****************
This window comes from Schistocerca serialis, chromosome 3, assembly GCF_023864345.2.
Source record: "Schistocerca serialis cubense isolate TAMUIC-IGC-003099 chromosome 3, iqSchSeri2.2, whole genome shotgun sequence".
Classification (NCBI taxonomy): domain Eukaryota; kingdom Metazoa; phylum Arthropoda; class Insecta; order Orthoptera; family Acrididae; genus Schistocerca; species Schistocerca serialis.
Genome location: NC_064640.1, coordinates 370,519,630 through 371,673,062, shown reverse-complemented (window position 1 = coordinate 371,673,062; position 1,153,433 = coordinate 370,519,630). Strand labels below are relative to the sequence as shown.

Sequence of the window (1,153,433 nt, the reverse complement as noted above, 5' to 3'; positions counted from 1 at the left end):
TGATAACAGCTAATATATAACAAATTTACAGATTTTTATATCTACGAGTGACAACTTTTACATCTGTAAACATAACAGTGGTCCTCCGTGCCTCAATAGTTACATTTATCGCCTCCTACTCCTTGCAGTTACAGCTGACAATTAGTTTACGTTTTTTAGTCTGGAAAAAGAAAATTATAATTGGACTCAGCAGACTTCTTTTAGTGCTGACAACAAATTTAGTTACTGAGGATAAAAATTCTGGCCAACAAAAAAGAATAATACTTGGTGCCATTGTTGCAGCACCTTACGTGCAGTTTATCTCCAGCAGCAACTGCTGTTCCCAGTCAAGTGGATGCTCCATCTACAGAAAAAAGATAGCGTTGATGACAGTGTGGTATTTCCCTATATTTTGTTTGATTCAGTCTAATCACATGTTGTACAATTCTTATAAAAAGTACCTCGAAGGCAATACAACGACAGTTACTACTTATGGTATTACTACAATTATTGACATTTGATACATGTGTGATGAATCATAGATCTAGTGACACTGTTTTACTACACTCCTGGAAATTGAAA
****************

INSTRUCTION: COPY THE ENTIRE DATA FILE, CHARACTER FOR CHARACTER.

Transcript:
This window comes from Schistocerca serialis, chromosome 3, assembly GCF_023864345.2.
Source record: "Schistocerca serialis cubense isolate TAMUIC-IGC-003099 chromosome 3, iqSchSeri2.2, whole genome shotgun sequence".
Classification (NCBI taxonomy): domain Eukaryota; kingdom Metazoa; phylum Arthropoda; class Insecta; order Orthoptera; family Acrididae; genus Schistocerca; species Schistocerca serialis.
Genome location: NC_064640.1, coordinates 370,519,630 through 371,673,062, shown reverse-complemented (window position 1 = coordinate 371,673,062; position 1,153,433 = coordinate 370,519,630). Strand labels below are relative to the sequence as shown.

Sequence of the window (1,153,433 nt, the reverse complement as noted above, 5' to 3'; positions counted from 1 at the left end):
TGATAACAGCTAATATATAACAAATTTACAGATTTTTATATCTACGAGTGACAACTTTTACATCTGTAAACATAACAGTGGTCCTCCGTGCCTCAATAGTTACATTTATCGCCTCCTACTCCTTGCAGTTACAGCTGACAATTAGTTTACGTTTTTTAGTCTGGAAAAAGAAAATTATAATTGGACTCAGCAGACTTCTTTTAGTGCTGACAACAAATTTAGTTACTGAGGATAAAAATTCTGGCCAACAAAAAAGAATAATACTTGGTGCCATTGTTGCAGCACCTTACGTGCAGTTTATCTCCAGCAGCAACTGCTGTTCCCAGTCAAGTGGATGCTCCATCTACAGAAAAAAGATAGCGTTGATGACAGTGTGGTATTTCCCTATATTTTGTTTGATTCAGTCTAATCACATGTTGTACAATTCTTATAAAAAGTACCTCGAAGGCAATACAACGACAGTTACTACTTATGGTATTACTACAATTATTGACATTTGATACATGTGTGATGAATCATAGATCTAGTGACACTGTTTTACTACACTCCTGGAAATTGAAA